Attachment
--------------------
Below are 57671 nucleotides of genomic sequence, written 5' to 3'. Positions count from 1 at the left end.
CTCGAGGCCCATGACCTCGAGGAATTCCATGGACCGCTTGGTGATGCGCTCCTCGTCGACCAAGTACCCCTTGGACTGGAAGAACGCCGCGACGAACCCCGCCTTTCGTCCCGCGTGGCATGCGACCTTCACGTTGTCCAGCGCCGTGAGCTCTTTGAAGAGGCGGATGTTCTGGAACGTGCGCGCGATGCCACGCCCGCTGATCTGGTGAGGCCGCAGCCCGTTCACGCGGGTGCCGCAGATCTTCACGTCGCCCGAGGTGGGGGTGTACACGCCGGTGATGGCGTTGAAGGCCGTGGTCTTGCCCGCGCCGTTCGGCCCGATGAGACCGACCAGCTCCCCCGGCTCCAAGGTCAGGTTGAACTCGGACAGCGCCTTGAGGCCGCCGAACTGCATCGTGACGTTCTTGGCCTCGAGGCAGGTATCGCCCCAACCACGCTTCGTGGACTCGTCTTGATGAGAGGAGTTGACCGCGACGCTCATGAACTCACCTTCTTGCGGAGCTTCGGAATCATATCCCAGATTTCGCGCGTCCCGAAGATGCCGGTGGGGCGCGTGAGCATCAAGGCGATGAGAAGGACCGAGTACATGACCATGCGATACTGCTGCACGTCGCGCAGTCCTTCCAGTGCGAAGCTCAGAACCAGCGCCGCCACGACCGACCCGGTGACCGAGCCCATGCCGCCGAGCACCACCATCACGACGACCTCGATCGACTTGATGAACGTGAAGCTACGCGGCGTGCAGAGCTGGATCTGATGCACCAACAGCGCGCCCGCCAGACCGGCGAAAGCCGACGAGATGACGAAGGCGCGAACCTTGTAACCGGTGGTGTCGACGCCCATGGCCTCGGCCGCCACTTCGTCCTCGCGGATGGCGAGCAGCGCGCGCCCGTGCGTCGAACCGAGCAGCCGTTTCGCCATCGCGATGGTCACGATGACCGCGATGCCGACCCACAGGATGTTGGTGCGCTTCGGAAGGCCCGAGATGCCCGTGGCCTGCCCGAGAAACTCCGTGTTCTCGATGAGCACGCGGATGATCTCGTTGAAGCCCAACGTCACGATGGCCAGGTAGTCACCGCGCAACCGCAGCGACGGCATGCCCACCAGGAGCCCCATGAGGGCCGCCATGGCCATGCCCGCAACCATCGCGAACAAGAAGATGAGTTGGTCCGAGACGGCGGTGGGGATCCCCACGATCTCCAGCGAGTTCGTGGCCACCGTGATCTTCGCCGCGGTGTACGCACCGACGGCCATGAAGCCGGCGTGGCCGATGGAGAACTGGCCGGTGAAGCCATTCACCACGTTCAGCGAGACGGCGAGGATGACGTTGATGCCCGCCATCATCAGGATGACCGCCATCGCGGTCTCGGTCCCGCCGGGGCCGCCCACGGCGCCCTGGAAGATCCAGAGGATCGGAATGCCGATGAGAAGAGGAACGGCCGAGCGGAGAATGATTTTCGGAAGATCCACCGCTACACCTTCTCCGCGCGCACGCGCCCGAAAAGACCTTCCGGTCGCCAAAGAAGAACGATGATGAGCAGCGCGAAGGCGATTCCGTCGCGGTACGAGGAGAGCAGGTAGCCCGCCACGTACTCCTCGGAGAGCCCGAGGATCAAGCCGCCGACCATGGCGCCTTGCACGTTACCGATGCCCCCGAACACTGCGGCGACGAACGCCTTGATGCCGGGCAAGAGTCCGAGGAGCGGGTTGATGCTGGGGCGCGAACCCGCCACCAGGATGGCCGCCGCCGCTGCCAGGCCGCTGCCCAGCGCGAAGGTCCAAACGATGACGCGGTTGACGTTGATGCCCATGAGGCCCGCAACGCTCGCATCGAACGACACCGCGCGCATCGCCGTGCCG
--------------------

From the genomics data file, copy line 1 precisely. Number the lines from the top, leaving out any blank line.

Below are 57671 nucleotides of genomic sequence, written 5' to 3'. Positions count from 1 at the left end.